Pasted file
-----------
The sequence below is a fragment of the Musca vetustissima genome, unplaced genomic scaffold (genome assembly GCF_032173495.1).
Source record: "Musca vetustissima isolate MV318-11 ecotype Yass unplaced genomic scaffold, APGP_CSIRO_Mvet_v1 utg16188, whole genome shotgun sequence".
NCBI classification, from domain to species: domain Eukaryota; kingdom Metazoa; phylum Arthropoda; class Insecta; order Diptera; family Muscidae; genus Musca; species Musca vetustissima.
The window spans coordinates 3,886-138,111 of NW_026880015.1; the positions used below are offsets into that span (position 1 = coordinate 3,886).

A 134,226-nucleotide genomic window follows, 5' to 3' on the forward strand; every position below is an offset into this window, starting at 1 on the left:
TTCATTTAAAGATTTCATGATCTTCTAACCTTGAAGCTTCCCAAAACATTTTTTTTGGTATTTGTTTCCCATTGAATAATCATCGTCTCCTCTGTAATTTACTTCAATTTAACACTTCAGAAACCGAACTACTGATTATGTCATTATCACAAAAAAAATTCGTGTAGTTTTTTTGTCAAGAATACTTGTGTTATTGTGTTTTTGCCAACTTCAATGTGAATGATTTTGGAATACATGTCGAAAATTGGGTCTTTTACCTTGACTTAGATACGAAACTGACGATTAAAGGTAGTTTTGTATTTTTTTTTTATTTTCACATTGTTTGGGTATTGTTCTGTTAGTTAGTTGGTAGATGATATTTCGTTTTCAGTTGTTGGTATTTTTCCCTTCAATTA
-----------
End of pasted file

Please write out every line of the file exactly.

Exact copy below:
The sequence below is a fragment of the Musca vetustissima genome, unplaced genomic scaffold (genome assembly GCF_032173495.1).
Source record: "Musca vetustissima isolate MV318-11 ecotype Yass unplaced genomic scaffold, APGP_CSIRO_Mvet_v1 utg16188, whole genome shotgun sequence".
NCBI classification, from domain to species: domain Eukaryota; kingdom Metazoa; phylum Arthropoda; class Insecta; order Diptera; family Muscidae; genus Musca; species Musca vetustissima.
The window spans coordinates 3,886-138,111 of NW_026880015.1; the positions used below are offsets into that span (position 1 = coordinate 3,886).

A 134,226-nucleotide genomic window follows, 5' to 3' on the forward strand; every position below is an offset into this window, starting at 1 on the left:
TTCATTTAAAGATTTCATGATCTTCTAACCTTGAAGCTTCCCAAAACATTTTTTTTGGTATTTGTTTCCCATTGAATAATCATCGTCTCCTCTGTAATTTACTTCAATTTAACACTTCAGAAACCGAACTACTGATTATGTCATTATCACAAAAAAAATTCGTGTAGTTTTTTTGTCAAGAATACTTGTGTTATTGTGTTTTTGCCAACTTCAATGTGAATGATTTTGGAATACATGTCGAAAATTGGGTCTTTTACCTTGACTTAGATACGAAACTGACGATTAAAGGTAGTTTTGTATTTTTTTTTTATTTTCACATTGTTTGGGTATTGTTCTGTTAGTTAGTTGGTAGATGATATTTCGTTTTCAGTTGTTGGTATTTTTCCCTTCAATTA